1. Does the color of the inside of your dog’s ears look abnormally red or pink?
  2. Do your dog’s ears look dirty? Is there brown residue in the ear canal?
  3. Do your dog’s ears have a foul odor?
  4. Do you see anything, like parasites or a foreign object, inside your dog’s ears?
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How often to clean your dog’s ears

Along with examining your dog’s ears often, you need to clean their ears regularly too. Some dogs with allergies need their ears cleaned once a week. Generally, you should clean your dog’s ears once every two weeks. You should also clean your pup’s ears after baths or swimming .

👉 Read our step-by-step guide on how to safely clean your doggie’s ears.

Our favorite vet-approved ear cleaner

9 reasons why your dog's ears are red, according to a vet - betterpet (2)

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Tried, true, and trusted

Virbac Epi-Otic Advanced Ear Cleanser

Veterinarians haven’t hesitated to recommend Epi-Otic Advanced Ear Cleaner to pet parents over the years. The gentle solution is ideal for daily use and pups who get chronic ear infections.

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Why ear care is so important

If your dog is struggling with itchy, red ears, it’s a good indicator that something’s wrong. Ear care and regular cleaning are extremely important to enhance your dog’s overall health. Whether your dog is prone to ear infections or not, good ear care can make a difference in your dog’s daily wellbeing.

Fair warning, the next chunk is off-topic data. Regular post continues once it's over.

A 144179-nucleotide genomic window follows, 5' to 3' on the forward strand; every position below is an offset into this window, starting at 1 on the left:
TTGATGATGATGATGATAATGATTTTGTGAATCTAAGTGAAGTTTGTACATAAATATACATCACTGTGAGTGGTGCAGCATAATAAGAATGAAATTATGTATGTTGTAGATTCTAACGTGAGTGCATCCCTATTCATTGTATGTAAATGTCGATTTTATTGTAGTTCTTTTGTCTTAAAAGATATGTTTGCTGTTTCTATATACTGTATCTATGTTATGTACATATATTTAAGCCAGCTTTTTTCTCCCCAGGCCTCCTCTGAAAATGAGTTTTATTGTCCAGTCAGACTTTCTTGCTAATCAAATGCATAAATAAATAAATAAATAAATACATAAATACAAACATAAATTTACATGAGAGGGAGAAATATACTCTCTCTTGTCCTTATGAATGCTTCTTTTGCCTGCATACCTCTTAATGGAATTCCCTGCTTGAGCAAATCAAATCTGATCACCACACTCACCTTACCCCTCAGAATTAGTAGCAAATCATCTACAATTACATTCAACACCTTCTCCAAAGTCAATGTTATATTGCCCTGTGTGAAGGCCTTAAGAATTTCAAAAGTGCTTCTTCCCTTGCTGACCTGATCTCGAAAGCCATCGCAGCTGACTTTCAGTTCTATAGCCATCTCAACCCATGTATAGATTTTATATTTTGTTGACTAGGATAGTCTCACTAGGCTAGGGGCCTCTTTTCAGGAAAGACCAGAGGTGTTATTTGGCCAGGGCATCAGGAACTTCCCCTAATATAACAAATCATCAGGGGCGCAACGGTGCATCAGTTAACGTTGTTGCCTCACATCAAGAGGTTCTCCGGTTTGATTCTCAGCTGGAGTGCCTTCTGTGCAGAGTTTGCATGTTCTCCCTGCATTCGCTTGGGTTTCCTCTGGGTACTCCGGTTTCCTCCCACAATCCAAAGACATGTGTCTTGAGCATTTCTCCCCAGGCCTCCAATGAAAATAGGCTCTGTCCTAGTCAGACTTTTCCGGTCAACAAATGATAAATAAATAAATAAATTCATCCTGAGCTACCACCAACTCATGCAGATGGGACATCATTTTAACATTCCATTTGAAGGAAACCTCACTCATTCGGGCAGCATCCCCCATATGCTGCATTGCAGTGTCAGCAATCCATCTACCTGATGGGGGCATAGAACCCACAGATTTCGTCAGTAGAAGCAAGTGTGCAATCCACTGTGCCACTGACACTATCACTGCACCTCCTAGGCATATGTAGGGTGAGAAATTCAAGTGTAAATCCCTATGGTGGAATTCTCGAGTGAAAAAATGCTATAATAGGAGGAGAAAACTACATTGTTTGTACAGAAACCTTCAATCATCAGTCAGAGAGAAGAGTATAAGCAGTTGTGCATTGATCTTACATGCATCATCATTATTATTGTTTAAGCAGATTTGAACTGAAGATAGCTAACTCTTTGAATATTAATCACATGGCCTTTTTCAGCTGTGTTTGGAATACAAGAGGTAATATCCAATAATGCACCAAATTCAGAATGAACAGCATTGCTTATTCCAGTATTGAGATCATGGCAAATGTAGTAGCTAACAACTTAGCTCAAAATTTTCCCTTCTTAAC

Frequently asked questions

Can I treat my dog’s ear infection myself?

You shouldn’t address your dog’s ear infection yourself. If your dog’s red ears don’t seem better in a day, or if your dog seems in pain, you should take them to their vet. Your vet will examine your dog and determine if an infection is present and what type. They’ll be sure your dog gets the right medication.

👉 There is no over-the-counter ear medication that will treat an infection. A vet must prescribe medication to help your pup’s ears.

What does it mean if a dog’s ears are hot?

Dogs’ ears can be both red and hot to the touch when they have an infection. Other things that cause a dog’s ears to be hot are fever, mites, heatstroke, or injury.

Why is my dog’s ear so red and itchy?

Your dog’s ears can be both red and itchy pretty much whenever your dog’s ears become irritated. You can treat your dog’s itchy ears by taking your dog to the vet and uncovering the underlying reason for the itching.

What kills a yeast or bacterial infection in a dog’s ear?

If your dog has a yeast or bacterial infection, the vet will prescribe medication for treatment that you will need to apply into the dog’s ear canal.

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FAQs

What causes a dogs ears to be red? ›